Born in Hartford, Connecticut, on July 3, 1860, Charlotte Perkins Gilman grew up in difficult circumstances. The family moved often, resulting in a sporadic education. Her father left the family when Gilman was a young child, leaving her mother without the financial and emotional resources to raise her two children.
After her father deserted the family, Gilman spent time with influential relatives, including suffragist Isabella Beecher Hooker, feminist Catherine Beecher, and abolitionist and writer Harriet Beecher Stowe. These influences proved foundational to her budding feminist views.
Gilman's mother withheld affection in an effort to raise her daughter to be self-sufficient and not dependent on others for emotional fulfillment. In her autobiography, The Living of Charlotte Perkins Gilman: An Autobiography, Gilman notes that this was a well-meaning but misguided action on the part of her mother. Her father's desertion, her immersion in a community of forward-thinking women, and her mother's decision to remain unaffectionate clearly influenced Gilman's work with regard to consistent themes such as male power, sexual power, female repression, and marriage.
In 1884 at age 24, Gilman married Charles W. Stetson. She gave birth to their daughter, Katherine, a year later in 1885. Throughout her pregnancy and continuing after the birth, Gilman suffered from depression. She was sent to Dr. Silas Weir Mitchell, a physician famous for his "rest cure" for such a condition—called a "nervous condition" at the time. The "rest cure" consisted of doing very little physically or mentally. Gilman abided by the doctor's wishes for three months with disastrous results. This experience became the basis for one of her most famous works, the short story "The Yellow Wallpaper," printed in The New England Magazine in 1892. The story chronicles the fragile mental state of a female narrator who is misdiagnosed and mistreated by her physician and her physician-husband. It was followed by a collection of nature, feminist, political, and satirical poetry in 1893, In This Our World.
Gilman separated from her husband in 1888. At the time, she provided for herself and her daughter by running a boardinghouse in California. She also began lecturing, writing, and participating in feminist activities.
In the year of her first publication, Gilman was also the subject of a nationwide scandal. Her husband sued for divorce on the grounds of desertion. The scandal was followed in 1894 by more nationwide censure when Gilman sent her daughter, Katherine, to live with Stetson and his new wife. Her decision was criticized, and Gilman was accused of being an "unnatural mother." As much as Gilman was criticized for her choice to send Katherine to live with her father for these few years, her productivity during this period was undeniable.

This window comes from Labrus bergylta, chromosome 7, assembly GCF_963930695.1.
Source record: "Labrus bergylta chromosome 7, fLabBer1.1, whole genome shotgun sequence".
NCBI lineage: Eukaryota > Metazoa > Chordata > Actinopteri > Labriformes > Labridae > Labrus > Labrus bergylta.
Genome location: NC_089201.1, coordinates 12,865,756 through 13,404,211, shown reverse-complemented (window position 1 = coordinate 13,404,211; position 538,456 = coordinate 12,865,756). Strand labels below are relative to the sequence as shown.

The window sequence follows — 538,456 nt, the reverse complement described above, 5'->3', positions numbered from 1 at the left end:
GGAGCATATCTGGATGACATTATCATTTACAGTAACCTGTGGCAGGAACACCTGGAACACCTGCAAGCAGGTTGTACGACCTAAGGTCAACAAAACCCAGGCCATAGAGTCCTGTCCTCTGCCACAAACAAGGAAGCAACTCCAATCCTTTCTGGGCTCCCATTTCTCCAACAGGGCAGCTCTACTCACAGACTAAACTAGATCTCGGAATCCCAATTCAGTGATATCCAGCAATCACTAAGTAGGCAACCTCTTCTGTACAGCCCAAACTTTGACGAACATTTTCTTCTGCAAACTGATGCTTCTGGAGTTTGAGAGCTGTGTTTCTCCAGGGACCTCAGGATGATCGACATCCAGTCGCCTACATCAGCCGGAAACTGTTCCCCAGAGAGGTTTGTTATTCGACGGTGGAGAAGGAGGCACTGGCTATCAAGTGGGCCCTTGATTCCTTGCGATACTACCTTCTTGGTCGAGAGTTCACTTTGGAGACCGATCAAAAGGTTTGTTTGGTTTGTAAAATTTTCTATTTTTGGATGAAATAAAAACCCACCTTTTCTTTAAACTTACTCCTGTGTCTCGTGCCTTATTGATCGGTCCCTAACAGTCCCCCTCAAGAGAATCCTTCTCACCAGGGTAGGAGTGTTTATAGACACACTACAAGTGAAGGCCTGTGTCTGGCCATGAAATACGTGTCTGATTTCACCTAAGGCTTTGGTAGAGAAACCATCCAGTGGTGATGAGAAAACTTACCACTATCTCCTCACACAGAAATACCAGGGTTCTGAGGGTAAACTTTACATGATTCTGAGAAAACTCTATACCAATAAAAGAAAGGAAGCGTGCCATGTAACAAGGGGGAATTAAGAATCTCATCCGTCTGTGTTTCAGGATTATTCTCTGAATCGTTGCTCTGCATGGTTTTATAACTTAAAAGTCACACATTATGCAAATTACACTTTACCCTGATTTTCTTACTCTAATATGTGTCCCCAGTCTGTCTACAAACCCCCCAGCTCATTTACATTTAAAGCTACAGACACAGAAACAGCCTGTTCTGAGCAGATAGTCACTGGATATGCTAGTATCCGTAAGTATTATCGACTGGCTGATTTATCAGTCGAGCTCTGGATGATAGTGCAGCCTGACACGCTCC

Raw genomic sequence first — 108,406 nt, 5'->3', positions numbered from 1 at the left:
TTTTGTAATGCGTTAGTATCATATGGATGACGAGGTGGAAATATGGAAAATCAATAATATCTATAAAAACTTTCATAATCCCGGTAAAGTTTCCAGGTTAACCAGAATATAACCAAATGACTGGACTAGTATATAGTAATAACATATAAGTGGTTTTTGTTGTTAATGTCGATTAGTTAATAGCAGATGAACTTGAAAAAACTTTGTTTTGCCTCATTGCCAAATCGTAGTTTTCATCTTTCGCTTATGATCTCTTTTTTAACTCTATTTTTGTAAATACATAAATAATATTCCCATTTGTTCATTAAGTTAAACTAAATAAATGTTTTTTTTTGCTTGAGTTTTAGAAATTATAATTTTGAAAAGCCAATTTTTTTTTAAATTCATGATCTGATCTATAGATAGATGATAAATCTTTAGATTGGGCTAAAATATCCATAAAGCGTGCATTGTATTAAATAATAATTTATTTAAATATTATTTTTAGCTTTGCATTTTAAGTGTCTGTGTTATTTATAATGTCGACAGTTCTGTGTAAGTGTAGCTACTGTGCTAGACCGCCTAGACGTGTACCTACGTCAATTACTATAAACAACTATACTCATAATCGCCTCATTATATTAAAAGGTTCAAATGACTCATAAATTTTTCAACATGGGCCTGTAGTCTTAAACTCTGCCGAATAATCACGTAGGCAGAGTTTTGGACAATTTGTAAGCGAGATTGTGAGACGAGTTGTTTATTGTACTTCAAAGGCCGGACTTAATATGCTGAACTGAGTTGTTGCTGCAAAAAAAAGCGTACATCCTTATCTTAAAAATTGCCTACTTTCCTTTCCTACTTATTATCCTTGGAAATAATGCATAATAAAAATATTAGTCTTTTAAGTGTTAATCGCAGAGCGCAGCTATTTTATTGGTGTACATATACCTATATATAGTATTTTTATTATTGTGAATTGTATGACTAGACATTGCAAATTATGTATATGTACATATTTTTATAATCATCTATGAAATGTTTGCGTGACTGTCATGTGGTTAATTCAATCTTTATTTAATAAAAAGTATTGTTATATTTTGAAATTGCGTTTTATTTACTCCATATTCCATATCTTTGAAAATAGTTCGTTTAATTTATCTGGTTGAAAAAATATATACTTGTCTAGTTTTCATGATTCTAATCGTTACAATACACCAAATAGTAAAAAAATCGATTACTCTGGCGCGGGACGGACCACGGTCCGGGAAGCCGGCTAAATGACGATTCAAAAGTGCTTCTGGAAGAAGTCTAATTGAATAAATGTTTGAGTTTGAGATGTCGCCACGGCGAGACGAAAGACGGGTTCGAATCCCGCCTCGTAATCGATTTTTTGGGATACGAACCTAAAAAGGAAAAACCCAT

Over the next five years, Gilman traveled and lectured without a fixed address. In 1895 she lived briefly at Hull House in Chicago, and in 1896 she participated in the National American Woman Suffrage convention in Washington, D.C. In 1897 she renewed contact with her cousin, George Houghton "Ho" Gilman, and published Women and Economics in 1898. Women and Economics was about the necessity for women to engage in worthwhile work suited not to their gender, but to their inherent talents, abilities, and inclinations.
In 1900 after marrying "Ho," Gilman, her new husband, and her daughter, now 15, settled in New York. Unlike her first marriage, Gilman's second marriage did not signify the end of her career aspirations. Over the next several years, Gilman published several more essays, lectured, edited, and even spoke at the International Congress of Women Quinquennial in Berlin. Herland was first published in 1915 in Forerunner, a magazine Gilman wrote for and published from 1909–16.
Gilman was diagnosed with terminal breast cancer in 1932, but her prolific writing, lecturing, and activism continued unimpeded until her death. After her husband's sudden death in 1934, Gilman wrote The Right to Die, arranged for its posthumous publication, and committed suicide on August 17, 1935. She was 75.